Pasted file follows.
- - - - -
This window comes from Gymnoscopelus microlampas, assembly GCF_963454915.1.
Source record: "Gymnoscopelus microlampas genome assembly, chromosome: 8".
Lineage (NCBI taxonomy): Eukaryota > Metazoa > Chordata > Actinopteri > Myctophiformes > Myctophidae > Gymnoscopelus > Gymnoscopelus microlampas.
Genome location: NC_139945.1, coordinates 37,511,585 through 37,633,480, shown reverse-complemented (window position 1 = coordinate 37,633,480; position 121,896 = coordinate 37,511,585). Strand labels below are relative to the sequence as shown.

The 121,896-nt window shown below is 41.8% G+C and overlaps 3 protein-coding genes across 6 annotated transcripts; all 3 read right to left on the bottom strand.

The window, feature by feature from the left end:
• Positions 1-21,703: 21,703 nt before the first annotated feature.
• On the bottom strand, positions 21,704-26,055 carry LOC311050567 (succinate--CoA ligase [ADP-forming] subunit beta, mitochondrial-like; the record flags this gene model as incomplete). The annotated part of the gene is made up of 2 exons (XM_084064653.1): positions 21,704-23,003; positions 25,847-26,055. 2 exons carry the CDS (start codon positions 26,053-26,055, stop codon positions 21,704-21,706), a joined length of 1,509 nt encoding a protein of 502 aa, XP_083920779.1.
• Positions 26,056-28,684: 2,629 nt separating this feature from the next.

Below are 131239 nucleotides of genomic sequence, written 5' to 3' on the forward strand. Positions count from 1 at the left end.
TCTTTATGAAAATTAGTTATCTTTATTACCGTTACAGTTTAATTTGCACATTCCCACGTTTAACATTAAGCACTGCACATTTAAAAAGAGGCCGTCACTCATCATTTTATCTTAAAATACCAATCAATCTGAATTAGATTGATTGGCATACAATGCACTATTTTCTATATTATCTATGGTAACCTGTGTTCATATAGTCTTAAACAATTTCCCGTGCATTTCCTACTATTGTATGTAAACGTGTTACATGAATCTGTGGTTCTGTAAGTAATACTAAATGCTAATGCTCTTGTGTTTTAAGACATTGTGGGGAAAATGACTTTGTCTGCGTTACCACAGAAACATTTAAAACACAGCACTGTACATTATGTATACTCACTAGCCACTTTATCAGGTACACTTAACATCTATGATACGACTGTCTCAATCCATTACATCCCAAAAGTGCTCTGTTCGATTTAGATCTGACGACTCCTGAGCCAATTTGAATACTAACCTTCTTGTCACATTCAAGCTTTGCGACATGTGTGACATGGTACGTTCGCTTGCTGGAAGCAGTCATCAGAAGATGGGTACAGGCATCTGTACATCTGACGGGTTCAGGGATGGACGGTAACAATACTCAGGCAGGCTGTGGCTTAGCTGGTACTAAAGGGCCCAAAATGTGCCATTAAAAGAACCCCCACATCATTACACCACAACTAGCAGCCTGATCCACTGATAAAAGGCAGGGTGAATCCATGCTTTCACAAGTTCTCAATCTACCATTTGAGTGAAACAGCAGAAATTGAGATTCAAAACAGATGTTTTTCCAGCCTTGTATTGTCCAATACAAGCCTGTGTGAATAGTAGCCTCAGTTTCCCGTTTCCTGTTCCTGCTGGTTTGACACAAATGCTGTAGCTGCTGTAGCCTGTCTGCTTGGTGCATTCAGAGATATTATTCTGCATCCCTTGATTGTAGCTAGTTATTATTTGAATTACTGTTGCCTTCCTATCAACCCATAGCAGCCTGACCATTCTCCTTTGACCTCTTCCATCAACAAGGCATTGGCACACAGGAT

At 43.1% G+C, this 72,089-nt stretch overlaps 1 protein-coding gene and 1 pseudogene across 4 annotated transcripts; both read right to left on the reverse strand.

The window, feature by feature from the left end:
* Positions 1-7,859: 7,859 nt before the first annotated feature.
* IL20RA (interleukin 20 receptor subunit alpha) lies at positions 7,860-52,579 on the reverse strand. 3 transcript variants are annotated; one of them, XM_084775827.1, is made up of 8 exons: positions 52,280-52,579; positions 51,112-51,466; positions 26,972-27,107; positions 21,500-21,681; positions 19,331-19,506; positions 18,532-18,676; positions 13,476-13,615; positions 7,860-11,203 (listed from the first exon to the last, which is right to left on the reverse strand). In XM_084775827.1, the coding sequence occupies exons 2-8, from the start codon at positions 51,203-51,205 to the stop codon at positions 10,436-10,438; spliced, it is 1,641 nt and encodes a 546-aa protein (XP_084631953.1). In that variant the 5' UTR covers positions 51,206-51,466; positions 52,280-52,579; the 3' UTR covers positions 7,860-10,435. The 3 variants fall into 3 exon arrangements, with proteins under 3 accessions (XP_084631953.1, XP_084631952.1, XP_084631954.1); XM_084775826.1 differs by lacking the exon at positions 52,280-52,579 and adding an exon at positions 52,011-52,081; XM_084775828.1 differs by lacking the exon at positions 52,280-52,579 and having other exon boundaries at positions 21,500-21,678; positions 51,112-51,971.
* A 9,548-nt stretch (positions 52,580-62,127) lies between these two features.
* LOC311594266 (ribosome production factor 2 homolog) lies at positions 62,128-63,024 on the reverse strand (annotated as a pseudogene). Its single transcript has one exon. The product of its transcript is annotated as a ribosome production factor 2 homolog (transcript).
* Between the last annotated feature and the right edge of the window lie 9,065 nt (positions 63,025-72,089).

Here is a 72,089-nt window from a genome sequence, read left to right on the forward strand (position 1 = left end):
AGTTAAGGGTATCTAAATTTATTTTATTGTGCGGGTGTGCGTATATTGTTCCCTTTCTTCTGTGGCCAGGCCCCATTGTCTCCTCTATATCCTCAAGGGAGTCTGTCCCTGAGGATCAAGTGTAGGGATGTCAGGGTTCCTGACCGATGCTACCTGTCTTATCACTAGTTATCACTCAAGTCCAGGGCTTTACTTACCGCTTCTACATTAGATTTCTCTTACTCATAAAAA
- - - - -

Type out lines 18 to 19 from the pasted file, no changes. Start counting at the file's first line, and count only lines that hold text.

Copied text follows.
* Between the last annotated feature and the right edge of the window lie 9,065 nt (positions 63,025-72,089).

Here is a 72,089-nt window from a genome sequence, read left to right on the forward strand (position 1 = left end):